The female probably hides the cubs in bushes and dense vegetation before she sets out to hunt. At 6 months of age, the cub’s fur pattern changes and becomes similar to that of adults. Most cubs start their independent life at an age of 10 months. The survival rate of the cubs is extremely low as they face many challenges in the wild. The mother has to hide the cubs and constantly hunt for them, leaving them vulnerable to predation. Lack of prey is also one of the major threats for clouded leopard cubs. Many cubs die before reaching adulthood as they succumb to starvation.
Clouded leopard have oblong pupils
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Most of the reproduction and mating behavior is understood by observing captive individuals. Wild sightings are extremely rare, hence it is extremely difficult to understand their behavior in the wild.
Behavior and Communication
Clouded leopards prefer a solitary lifestyle, while mothers and cubs being an exception. Based on their behavior in captivity, it is understood that clouded leopards scent mark their territory by urinating and rubbing the head on objects. Their daily behavior in the wild is still a mystery because of the secretive lifestyle of clouded leopards.
Clouded leopard grooming himself
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Communication is rarely observed in the wild; however, individuals in captivity exhibit a wide range of vocalizations. Meows and low snorting sounds called prusten are the most commonly used close contact calls. Growling and hissing are used to send out a clear warning to intruders of their territory. The loud call made by clouded leopards can be heard at a distance of more than 100 meters. It is an extended, high-pitched version of the meowing call, usually made when the clouded leopard is looking for a partner.
The species Neofelis is an evolutionary link between small and big cats.
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Clouded leopards display a high level of intelligence, especially in their hunting behavior. They can quickly improvise the hunting strategy according to the conditions. The ability to hunt terrestrial and arboreal creatures indicates that the clouded leopard understands its natural habitat with great precision. Based on these factors, the problem-solving clouded leopard can be termed as a highly intelligent predator of Southeast Asia.
Population and Conservation
Clouded leopards are found in India, Nepal, Bhutan, Myanmar, Indochina, Peninsular Malaysia, Thailand and China. They inhabit the Southeast Asian tropical forests and woodlands at elevations of up to 8000 ft. However, clouded leopards are extremely rare throughout its vast range. Due to their secretive nature, researchers have no idea about the exact population numbers in the wild. The IUCN survey held in 2008 concluded that the population of clouded leopards is dropping in numbers and thus, it is listed as ‘Vulnerable’, in the IUCN Red List of Threatened Species.
Clouded leopards are very efficient climbers, capable of hanging from branches by their hind paws.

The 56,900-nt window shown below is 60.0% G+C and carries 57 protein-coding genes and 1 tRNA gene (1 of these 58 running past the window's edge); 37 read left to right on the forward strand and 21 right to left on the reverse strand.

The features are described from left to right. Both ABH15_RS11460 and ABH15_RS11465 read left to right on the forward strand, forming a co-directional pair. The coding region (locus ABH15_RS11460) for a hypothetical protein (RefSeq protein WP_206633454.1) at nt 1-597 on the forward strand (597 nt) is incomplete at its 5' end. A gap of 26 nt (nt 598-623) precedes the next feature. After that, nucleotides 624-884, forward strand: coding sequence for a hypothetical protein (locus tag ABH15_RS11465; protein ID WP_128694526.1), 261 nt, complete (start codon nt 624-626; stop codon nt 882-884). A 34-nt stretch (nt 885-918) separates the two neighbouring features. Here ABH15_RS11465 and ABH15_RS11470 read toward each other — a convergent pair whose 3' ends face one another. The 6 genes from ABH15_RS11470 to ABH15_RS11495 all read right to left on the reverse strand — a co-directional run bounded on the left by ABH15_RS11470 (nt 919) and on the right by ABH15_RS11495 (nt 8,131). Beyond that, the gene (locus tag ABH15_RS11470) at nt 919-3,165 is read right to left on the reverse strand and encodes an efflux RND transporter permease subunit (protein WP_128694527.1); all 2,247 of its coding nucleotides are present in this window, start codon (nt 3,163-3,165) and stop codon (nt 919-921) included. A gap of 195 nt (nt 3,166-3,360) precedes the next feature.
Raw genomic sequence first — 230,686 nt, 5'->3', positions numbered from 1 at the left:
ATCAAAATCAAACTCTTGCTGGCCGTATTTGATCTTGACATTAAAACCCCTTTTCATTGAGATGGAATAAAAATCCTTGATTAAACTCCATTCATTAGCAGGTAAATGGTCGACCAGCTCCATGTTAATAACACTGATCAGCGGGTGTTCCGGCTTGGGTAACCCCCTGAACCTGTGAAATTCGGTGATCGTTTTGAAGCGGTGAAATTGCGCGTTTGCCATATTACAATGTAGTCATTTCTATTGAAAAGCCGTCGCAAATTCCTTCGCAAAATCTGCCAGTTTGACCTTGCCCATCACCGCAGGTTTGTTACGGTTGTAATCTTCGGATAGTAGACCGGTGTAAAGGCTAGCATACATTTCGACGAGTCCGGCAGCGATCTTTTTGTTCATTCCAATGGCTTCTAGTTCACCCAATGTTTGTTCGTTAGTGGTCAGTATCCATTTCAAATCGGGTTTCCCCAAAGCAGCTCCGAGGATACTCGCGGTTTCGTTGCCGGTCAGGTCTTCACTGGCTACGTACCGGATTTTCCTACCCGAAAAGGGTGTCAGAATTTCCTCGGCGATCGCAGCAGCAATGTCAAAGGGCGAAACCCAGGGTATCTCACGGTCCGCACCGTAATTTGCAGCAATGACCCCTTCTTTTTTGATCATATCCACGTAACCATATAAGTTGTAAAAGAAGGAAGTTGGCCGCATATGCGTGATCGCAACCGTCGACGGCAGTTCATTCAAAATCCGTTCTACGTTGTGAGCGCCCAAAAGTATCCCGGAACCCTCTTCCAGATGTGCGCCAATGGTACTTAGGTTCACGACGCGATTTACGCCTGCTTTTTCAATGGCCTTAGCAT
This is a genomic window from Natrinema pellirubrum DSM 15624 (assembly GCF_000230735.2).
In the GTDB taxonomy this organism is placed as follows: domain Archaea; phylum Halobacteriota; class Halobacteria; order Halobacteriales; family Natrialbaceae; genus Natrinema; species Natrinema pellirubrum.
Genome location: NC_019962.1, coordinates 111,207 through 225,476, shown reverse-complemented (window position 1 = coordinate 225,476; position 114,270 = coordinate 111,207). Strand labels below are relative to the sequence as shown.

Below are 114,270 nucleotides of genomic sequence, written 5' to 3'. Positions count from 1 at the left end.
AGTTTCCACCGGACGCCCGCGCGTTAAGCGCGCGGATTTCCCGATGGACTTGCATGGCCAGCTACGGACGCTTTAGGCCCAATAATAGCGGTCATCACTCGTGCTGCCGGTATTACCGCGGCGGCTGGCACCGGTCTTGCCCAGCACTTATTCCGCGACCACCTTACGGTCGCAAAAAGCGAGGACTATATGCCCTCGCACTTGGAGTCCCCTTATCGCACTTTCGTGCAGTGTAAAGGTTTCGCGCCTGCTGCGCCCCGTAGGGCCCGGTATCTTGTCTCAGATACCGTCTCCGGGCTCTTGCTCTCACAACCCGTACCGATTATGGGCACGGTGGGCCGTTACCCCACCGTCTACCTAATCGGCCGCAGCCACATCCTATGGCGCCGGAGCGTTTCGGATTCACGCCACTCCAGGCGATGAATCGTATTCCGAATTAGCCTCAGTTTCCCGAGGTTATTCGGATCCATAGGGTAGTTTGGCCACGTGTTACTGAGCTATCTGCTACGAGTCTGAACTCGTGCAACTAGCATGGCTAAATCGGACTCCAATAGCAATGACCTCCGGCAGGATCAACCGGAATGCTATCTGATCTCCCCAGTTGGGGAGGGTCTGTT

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Illegal trade, poaching and deforestation are major threats that affect the population of clouded leopards. Illegal trade has been documented in several countries along the clouded leopard’s range of distribution. Skin, bones, teeth and several other body parts have been observed in the market surveys done by conservationists. The Southeast Asian woodlands are known for its fast rate of deforestation. The rapidly decreasing range also causes lack of prey animals and this probably results in several deaths due to starvation.
The camouflaged and shy-natured clouded leopard is rarely spotted in the wild. Though several camera traps and field surveys have been done, researchers have found only limited information about the predator. Due to this, the conservation efforts have also been limited and only moderately effective. Attempts have been made for the protection of clouded leopard habitat but researchers believe that as long as hunting and illegal trade are not stopped completely, the clouded leopard might go extinct in near future.
Clouded leopards are the smallest of all big cats, but still bigger than the small cats. Several adaptations indicate that the clouded leopard is a very important link in the evolution of big cats from their smaller ancestors. Clouded leopards belong to the family Felidae. According to fossil evidence, the oldest known member of family Felidae was the Proailurus, which occurred during the late Oligocene and early Miocene period.
Clouded leopards are the smallest of all big cats, but still bigger than the small cats.
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Approximately 6 to 10 million years ago, the subfamily Pantherinae diverged from Felidae and made way for the modern big cats. The species Neofelis is an evolutionary link between small and big cats. Until as late as 2006, the Sunda clouded leopard was considered a subspecies of the Neofelis Nebulosa. However, it was later confirmed that the Neofelis Nebulosa and Neofelis diardi are sister species that split approximately 1.4 million years ago from their common ancestor.
- The clouded leopard is the smallest of all big cats but still larger than the largest of all small cats.
- They are very efficient climbers, capable of hanging from branches by their hind paws.
- The clouded leopard’s pupils are not round like that of other big cats nor vertical slits like that of small cats. Instead, they have oblong pupils.
- Their tail can be as long as the length of its entire body. The long tail helps in climbing and leaping.
- Males do not take part in parenting.
- The antagonist of the animated film ‘Rugrats Go Wild’ is a clouded leopard.
- Clouded leopards can climb down a tree with their head first.
- Hunting clouded leopards was considered a taboo among the Rukai community people of Taiwan. However, the subspecies in Taiwan is now extinct.